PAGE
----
How The New York Times Caused Unneccesary And Unhelpful Anger In Italy

Posted by Miss Represented



[click for larger image]

Another beautiful view of Italy. This one is of Portofino.

How could THE NEW YORK TIMES of all papers enable the ridiculing of this civilized and humane country for its handling of the case?

The Times may deny it because Timothy Egan’s rancid piece was “just” a blog. But ask any good lawyer - all content is ultimately the Times’s. They presumably have rules, and if they don’t have them, then they should.

Let’s look in depth at the content of Egan’s piece, which a huge audience in Italy has now read and found wanting. 

Aside from the very suggestive title “An Innocent Abroad” what becomes immediately apparent is not only the lack of objectivity (surely an essential tool for any self respecting journalist), but also the lack of any in depth discussion about the actual basis of the prosecution’s case.

A case that has been presented in detail twice a week for nearly half a year now.

Instead of discussing the factors leading to the arrest and trial of the defendants, Egan brings up the old, clichéd and unsubstantiated “mad fanatical prosecutor” charge as a reason for the trial. He muses thus:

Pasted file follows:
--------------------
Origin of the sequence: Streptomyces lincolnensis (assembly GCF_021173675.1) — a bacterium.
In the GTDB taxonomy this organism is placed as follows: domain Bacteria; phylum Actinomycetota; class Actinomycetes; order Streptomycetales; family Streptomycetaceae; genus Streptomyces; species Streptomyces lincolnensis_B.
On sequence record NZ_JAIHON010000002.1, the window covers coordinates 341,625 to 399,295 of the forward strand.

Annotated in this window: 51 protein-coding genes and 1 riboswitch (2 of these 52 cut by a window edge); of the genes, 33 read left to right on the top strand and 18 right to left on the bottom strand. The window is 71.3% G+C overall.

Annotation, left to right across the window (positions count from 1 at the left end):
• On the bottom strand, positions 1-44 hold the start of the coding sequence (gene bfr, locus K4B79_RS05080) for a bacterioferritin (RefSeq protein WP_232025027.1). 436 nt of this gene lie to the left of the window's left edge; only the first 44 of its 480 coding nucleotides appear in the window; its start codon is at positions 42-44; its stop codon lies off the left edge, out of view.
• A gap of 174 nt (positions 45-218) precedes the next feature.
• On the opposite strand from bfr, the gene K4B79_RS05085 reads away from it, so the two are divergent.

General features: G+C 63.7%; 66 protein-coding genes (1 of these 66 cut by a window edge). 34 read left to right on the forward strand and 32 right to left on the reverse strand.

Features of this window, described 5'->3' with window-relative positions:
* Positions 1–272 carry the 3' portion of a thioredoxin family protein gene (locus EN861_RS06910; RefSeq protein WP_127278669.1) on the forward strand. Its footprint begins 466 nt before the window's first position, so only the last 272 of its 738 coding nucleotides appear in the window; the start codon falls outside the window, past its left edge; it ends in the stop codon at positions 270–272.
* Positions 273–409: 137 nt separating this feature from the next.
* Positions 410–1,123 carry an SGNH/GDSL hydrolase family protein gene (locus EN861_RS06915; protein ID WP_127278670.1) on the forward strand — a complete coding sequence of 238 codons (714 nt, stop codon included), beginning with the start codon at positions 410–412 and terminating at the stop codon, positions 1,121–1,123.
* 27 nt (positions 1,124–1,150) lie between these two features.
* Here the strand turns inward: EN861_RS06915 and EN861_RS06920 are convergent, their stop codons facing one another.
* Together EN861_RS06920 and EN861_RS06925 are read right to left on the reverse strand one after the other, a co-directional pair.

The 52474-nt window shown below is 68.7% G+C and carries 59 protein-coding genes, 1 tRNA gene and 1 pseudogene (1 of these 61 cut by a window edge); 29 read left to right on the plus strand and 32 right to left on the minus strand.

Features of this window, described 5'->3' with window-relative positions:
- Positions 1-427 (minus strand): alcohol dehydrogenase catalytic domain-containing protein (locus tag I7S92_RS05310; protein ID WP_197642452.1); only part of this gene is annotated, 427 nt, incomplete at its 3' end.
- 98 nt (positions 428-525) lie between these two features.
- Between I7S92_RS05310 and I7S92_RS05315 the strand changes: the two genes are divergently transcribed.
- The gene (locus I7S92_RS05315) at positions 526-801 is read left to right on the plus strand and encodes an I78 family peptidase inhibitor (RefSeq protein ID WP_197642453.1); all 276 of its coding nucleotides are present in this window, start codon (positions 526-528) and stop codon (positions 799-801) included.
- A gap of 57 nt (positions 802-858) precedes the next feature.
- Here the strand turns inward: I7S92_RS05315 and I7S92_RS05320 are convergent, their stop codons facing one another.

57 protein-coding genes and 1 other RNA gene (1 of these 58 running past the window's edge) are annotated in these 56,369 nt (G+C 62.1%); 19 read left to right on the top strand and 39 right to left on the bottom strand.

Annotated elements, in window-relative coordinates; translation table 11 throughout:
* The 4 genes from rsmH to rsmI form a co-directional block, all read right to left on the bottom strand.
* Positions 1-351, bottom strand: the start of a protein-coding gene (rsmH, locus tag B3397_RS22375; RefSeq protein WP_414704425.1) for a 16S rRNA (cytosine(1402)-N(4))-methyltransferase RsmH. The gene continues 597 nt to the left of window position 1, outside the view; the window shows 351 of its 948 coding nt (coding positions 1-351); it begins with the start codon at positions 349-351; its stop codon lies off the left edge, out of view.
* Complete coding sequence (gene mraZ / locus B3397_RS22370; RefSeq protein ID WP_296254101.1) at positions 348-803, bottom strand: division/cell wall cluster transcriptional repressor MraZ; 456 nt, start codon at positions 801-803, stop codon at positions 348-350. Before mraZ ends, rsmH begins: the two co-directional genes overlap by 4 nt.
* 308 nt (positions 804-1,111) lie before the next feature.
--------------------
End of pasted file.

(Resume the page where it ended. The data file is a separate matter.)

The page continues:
The case against Knox has so many holes in it, and is so tied to the career of a powerful Italian prosecutor who is under indictment for professional misconduct, that any fair-minded jury would have thrown it out months ago.

My, my, feeling ethnocentric today aren’t we? Egan continues to bandy the “this would never happen in America” claim and appoints himself judge, jury and excuser, in order to make the assertion that he alone knows what the outcome of this trial would be in good old USA.

Egan is clearly suggesting to his readers that the conviction of Amanda Knox would be tantamount to a miscarriage of justice. Can anyone say objective reporting? Nope? I really didn’t think so.

Egan fails to mention that both Knox and Sollecito had many court hearings prior to the trial, and were afforded many legal advantages and some excellent legal representation.

If even one of the judges who presided over the initial hearings had decided there was insufficient evidence to hold or charge them, they would have been released. Every single judge that heard the evidence suggesting their involvement in the murder denied their release - some in very sharp terms.

It’s hardly as if they were at a disadvantage or even in the position to be railroaded. Knox and Sollecito actually incriminated themselves long before the police even got a sniff of Rudy Guede by way of their repeated lying.